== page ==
There are many Anne Frank tours around Amsterdam if you want to delve deeper into her life story. But many of these will require you to buy your entrance ticket to the Anne Frank House separately.
Visit Spui Square & Begijnhof
From Anne Frank House, venture to the Begijnhof Chapel, only 10 minutes walking distance away, featuring iconic shots and old-world charm. On your way here, stop through the Negen Straatjes (or the Nine Streets in English) for incredible boutique shopping. The Nine Streets is conveniently on the way (with nine streets to deal with), so you can’t miss it.
Once you arrive at Begijnhof, you’ll hardly know that you are in the middle of the city center. It’s easy to find a top-tier Dutch cafe in the area to sit outside and people-watch in the square.
After seeing the Begijnhof Chapel, head to Spui for a happy hour beverage to enjoy your time. From there, you can head slightly north, about one block, to find two iconic Dutch restaurants for classic Dutch fare, Haesje Claes Restaurant and d’Vijff Vlieghen (The Five Flies).
Both restaurants are housed in 1600 Dutch houses and feature outstanding traditional Dutch food.
See Related: GetYourGuide vs Viator
Van Gogh Museum
A 30-minute walk, ten-minute bus, or tram ride via public transport from the Begijnhof will take you to the Van Gogh Museum. The Van Gogh Museum is one of Amsterdam’s top attractions and is the most visited museum in Amsterdam.
You’ll find two floors displaying the world’s largest collection of Vincent Van Gogh paintings, drawings, and sketches in the permanent collection. But there are also two temporary exhibition spaces so you’ll always have something new to see.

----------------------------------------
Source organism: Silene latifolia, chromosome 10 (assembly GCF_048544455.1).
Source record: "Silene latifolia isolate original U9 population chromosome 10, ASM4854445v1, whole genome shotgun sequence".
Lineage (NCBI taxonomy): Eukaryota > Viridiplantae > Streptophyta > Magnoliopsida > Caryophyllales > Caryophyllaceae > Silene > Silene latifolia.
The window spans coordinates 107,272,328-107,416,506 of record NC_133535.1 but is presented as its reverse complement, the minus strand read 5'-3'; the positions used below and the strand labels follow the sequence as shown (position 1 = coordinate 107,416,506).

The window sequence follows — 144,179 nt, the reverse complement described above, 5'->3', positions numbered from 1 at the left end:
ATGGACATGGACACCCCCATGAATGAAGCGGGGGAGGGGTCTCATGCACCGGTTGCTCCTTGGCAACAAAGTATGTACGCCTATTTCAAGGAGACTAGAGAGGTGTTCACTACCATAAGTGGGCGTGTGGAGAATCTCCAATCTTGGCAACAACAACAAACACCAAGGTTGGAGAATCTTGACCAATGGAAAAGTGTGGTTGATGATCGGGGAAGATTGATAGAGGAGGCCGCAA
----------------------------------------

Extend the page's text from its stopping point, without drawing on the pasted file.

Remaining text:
The museum itself is modern and inviting. It has a great café that serves food during the museum opening hours later into the afternoon (a rarity in Amsterdam), so it’s worth sticking around for lunch. The 2nd floor of the museum also features occasional concerts by pianists, which serves as an excellent opportunity to enjoy an evening performance in this beautiful space!
Check out Vincent van Gogh’s paintings like The Potato Eaters or Sunflowers. These are some of his most famous works, so you can’t miss them in the museum. Like the Anne Frank House, the Van Gogh Museum can get very busy.
It’s a smaller museum and can get extremely busy during the afternoon, so go there right after the Anne Frank House to beat the crowds.
After visiting the Van Gough Museum, the next top spot in this Amsterdam itinerary is the Rijksmuseum. The Rijksmuseum is huge, certainly much larger than the Van Gogh or Anne Frank Museums. So, even when busy, the crowds have plenty of space to disperse, so it still makes for a present visit.
Carve a good chunk of time to visit this museum as it is bursting at the seams for things to do. After all, it is a full-blown national museum, so you can’t expect anything less!
They have exhibitions and rooms to see in addition to classical art. Get tickets in advance so you can skip the line.
Only a couple of minutes on foot from the Rijksmuseum is the Moco Museum. If there’s space in your day after visiting the previous museums noted In this Amsterdam itinerary, the Moco Museum is a wonderfully little extra to make time for.
I went there during the Banksy exhibit, and it was awesome, so I highly recommend checking them out. Moco features some of the most impressive modern art, featuring not only Banksy but the likes of Andy Warhol, Damien Hirst, and Yayoi Kusama.
It’s a small museum you can conquer in less than 1 hour. Moco stands for Modern Contemporary. If you visit Amsterdam with an I Amsterdam City Card, it’s included in the long list of local attractions, so you’ve already got your money’s worth if you pay a visit!
See Related: I Amsterdam City Card Review: Is It Worth the Price?
Make Your Way Over to De Pijp
Once you’re done with the museum section of this Amsterdam itinerary, head over to De Pijp. At De Pijp, you can find a few great markets and excellent food.